Managing Safety: Asking the Right Questions: A Critical Step to Safety Improvement

Socrates had two students: Plato and Aristotle. Aristotle sought to find the answers to the most important issues of his day. Plato sought to ask the most probing and insightful questions.

Plato asserted that “…the unquestioned life is not worth living.” Today, we view Aristotle as an interesting figure of antiquity whose answers now are equally antique. We view Plato's questions as having lasting and timeless relevance.

The works of today's safety gurus fall into these same two categories: limited answers and timeless questions. In our work with client companies, we find that most leaders can find their own answers if probed with the right questions. Even in cases where leaders have difficulty finding answers, responding to the right questions and attempting to find answers tends to make them more open to suggestions and potential answers from outside experts. It also helps them to recognize the right answers when they hear them.

One philosophy that makes safety gurus lean toward answers rather than questions is the concept of “universal solutions,” i.e., one-size-fits-all solutions to safety problems. This philosophy is appealing to both the gurus and the clients. Almost everyone likes simple answers and simple solutions. This philosophy tends to ignore the diversity of safety issues and the even greater diversity of safety cultures. Finding commonalities among safety challenges is important, but ignoring the differences is a formula for failure. Even solutions that address 80-90 percent of safety challenges need modification to fit the irregular 10-20 percent of sites and issues that don't match the norm. This ratio tends to explain the 80-90 percent success rates of many of these types of solutions.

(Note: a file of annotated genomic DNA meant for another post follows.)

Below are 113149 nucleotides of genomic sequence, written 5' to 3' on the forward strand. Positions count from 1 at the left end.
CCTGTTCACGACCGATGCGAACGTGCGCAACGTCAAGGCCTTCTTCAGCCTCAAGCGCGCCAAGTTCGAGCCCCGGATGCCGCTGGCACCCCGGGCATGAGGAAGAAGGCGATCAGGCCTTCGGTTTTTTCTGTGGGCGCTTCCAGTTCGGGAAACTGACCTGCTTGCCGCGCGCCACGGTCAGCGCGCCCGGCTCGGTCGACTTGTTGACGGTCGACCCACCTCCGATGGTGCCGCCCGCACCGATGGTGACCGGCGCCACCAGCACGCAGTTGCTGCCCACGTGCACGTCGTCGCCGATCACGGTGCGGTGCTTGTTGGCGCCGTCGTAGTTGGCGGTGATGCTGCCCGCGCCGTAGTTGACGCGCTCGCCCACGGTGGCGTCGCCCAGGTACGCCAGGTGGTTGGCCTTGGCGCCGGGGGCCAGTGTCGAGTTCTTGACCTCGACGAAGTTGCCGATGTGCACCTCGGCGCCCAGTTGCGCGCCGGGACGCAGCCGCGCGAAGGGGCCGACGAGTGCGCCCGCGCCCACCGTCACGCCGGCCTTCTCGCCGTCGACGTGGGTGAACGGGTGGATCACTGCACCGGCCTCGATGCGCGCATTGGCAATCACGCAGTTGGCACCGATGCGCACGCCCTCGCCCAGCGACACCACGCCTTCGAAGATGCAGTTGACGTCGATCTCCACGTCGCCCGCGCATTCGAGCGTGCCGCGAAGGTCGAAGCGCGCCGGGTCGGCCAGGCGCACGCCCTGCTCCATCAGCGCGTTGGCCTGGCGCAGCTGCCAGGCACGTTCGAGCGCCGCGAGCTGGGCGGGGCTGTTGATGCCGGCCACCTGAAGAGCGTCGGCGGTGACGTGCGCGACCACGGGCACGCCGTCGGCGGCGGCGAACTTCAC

The best sequence of safety questions is one that moves from general to specific. If leaders think through the big picture of their safety challenges, they tend to develop better answers to the specific issues that inevitably follow. For example, I often attend meetings where the leader of a site says he or she is interested in a specific safety-improvement program or process. I tend to start such a meeting with the question, “Why do you think that this particular approach is your next logical step to improve safety?” But even this question can be too specific if you do not understand the rationale for the change. So my first question was, “Why do you want to further improve safety at this site?”

GENERAL AND SPECIFIC QUESTIONS

Questions this general tend to elicit immediate reactions, such as this is a dumb question with a painfully logical answer. However, following up with questions such as, “What is driving this need for further improvement?” or “What benefit do you expect from this new process?” tend to make leaders think through their own rationale and identify underlying reasons. I also ask, “Who will potentially benefit from this process?” and “What will success look like?” Steven Covey said that highly successful people begin with the end in mind, so it follows that questions should help leaders see what the end is, what it will look and feel like, and what metrics will indicate the level of success.